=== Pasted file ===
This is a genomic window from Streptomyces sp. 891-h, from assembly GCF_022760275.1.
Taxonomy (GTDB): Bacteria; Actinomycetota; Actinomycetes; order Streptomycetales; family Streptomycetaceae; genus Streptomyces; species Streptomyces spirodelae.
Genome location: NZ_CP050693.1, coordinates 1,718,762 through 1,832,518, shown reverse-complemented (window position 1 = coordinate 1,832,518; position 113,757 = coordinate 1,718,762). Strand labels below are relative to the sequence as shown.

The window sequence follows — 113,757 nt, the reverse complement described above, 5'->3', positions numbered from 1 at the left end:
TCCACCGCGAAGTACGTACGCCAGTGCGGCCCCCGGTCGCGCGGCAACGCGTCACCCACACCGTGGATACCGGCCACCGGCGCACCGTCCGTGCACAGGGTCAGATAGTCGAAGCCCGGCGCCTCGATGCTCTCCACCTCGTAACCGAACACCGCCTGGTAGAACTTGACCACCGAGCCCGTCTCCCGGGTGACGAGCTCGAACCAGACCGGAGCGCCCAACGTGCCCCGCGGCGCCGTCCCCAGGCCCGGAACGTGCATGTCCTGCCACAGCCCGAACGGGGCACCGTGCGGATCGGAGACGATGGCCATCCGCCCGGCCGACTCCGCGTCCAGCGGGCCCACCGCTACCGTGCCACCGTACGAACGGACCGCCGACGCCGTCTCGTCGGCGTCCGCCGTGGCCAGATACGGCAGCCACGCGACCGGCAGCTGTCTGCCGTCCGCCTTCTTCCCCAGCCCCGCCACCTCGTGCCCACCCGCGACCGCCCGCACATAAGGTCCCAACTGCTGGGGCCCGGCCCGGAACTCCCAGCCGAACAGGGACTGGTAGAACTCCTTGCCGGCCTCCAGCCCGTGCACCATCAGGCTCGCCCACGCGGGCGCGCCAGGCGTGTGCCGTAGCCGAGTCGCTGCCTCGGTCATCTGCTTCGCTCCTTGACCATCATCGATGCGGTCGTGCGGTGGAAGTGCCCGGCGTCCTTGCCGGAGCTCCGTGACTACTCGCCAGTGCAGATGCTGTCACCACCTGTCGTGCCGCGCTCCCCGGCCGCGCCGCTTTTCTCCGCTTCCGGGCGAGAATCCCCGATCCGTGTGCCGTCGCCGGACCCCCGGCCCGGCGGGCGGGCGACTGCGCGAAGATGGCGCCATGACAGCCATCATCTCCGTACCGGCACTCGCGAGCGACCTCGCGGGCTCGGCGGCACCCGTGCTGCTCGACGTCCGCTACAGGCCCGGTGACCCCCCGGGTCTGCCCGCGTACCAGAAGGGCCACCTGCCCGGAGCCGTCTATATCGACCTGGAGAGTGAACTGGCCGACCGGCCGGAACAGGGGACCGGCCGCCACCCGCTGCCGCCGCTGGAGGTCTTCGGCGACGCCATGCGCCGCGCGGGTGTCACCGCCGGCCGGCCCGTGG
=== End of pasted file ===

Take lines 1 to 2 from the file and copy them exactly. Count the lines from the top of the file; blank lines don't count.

This is a genomic window from Streptomyces sp. 891-h, from assembly GCF_022760275.1.
Taxonomy (GTDB): Bacteria; Actinomycetota; Actinomycetes; order Streptomycetales; family Streptomycetaceae; genus Streptomyces; species Streptomyces spirodelae.